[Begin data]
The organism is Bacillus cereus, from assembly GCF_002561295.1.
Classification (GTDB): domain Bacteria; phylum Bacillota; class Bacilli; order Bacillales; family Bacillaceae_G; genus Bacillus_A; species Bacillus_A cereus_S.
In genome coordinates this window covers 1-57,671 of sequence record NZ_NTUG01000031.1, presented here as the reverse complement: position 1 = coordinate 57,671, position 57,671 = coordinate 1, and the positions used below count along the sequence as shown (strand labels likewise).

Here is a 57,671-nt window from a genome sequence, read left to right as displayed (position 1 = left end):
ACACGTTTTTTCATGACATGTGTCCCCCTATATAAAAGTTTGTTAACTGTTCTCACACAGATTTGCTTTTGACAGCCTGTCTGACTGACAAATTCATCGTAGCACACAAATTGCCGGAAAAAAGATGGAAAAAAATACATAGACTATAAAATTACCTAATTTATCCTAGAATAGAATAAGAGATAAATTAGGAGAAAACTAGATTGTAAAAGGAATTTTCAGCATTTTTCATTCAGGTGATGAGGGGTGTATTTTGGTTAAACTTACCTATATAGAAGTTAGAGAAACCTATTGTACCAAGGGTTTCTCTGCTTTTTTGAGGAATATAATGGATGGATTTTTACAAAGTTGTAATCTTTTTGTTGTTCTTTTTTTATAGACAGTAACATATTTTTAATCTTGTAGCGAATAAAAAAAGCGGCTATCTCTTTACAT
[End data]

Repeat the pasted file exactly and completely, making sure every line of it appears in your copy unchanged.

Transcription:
The organism is Bacillus cereus, from assembly GCF_002561295.1.
Classification (GTDB): domain Bacteria; phylum Bacillota; class Bacilli; order Bacillales; family Bacillaceae_G; genus Bacillus_A; species Bacillus_A cereus_S.
In genome coordinates this window covers 1-57,671 of sequence record NZ_NTUG01000031.1, presented here as the reverse complement: position 1 = coordinate 57,671, position 57,671 = coordinate 1, and the positions used below count along the sequence as shown (strand labels likewise).

Here is a 57,671-nt window from a genome sequence, read left to right as displayed (position 1 = left end):
ACACGTTTTTTCATGACATGTGTCCCCCTATATAAAAGTTTGTTAACTGTTCTCACACAGATTTGCTTTTGACAGCCTGTCTGACTGACAAATTCATCGTAGCACACAAATTGCCGGAAAAAAGATGGAAAAAAATACATAGACTATAAAATTACCTAATTTATCCTAGAATAGAATAAGAGATAAATTAGGAGAAAACTAGATTGTAAAAGGAATTTTCAGCATTTTTCATTCAGGTGATGAGGGGTGTATTTTGGTTAAACTTACCTATATAGAAGTTAGAGAAACCTATTGTACCAAGGGTTTCTCTGCTTTTTTGAGGAATATAATGGATGGATTTTTACAAAGTTGTAATCTTTTTGTTGTTCTTTTTTTATAGACAGTAACATATTTTTAATCTTGTAGCGAATAAAAAAAGCGGCTATCTCTTTACAT